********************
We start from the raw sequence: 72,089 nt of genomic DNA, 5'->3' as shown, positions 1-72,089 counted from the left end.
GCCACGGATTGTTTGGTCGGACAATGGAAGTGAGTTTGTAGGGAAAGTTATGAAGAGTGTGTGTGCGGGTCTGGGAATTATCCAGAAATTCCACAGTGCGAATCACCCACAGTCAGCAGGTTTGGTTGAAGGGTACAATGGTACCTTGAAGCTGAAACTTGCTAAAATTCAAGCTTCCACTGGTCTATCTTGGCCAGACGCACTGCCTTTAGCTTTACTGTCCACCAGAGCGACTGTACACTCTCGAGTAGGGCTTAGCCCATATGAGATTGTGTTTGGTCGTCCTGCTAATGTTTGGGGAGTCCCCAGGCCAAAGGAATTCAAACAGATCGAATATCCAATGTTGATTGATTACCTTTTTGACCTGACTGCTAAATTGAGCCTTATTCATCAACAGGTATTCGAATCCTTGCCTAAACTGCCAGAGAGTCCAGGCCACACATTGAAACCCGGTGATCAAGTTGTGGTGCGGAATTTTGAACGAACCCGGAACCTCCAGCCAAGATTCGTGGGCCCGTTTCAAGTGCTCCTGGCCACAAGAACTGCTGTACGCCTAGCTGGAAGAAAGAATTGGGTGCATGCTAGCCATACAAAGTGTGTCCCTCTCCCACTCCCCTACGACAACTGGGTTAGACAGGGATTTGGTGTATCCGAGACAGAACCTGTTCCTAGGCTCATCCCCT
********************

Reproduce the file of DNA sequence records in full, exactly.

We start from the raw sequence: 72,089 nt of genomic DNA, 5'->3' as shown, positions 1-72,089 counted from the left end.
GCCACGGATTGTTTGGTCGGACAATGGAAGTGAGTTTGTAGGGAAAGTTATGAAGAGTGTGTGTGCGGGTCTGGGAATTATCCAGAAATTCCACAGTGCGAATCACCCACAGTCAGCAGGTTTGGTTGAAGGGTACAATGGTACCTTGAAGCTGAAACTTGCTAAAATTCAAGCTTCCACTGGTCTATCTTGGCCAGACGCACTGCCTTTAGCTTTACTGTCCACCAGAGCGACTGTACACTCTCGAGTAGGGCTTAGCCCATATGAGATTGTGTTTGGTCGTCCTGCTAATGTTTGGGGAGTCCCCAGGCCAAAGGAATTCAAACAGATCGAATATCCAATGTTGATTGATTACCTTTTTGACCTGACTGCTAAATTGAGCCTTATTCATCAACAGGTATTCGAATCCTTGCCTAAACTGCCAGAGAGTCCAGGCCACACATTGAAACCCGGTGATCAAGTTGTGGTGCGGAATTTTGAACGAACCCGGAACCTCCAGCCAAGATTCGTGGGCCCGTTTCAAGTGCTCCTGGCCACAAGAACTGCTGTACGCCTAGCTGGAAGAAAGAATTGGGTGCATGCTAGCCATACAAAGTGTGTCCCTCTCCCACTCCCCTACGACAACTGGGTTAGACAGGGATTTGGTGTATCCGAGACAGAACCTGTTCCTAGGCTCATCCCCT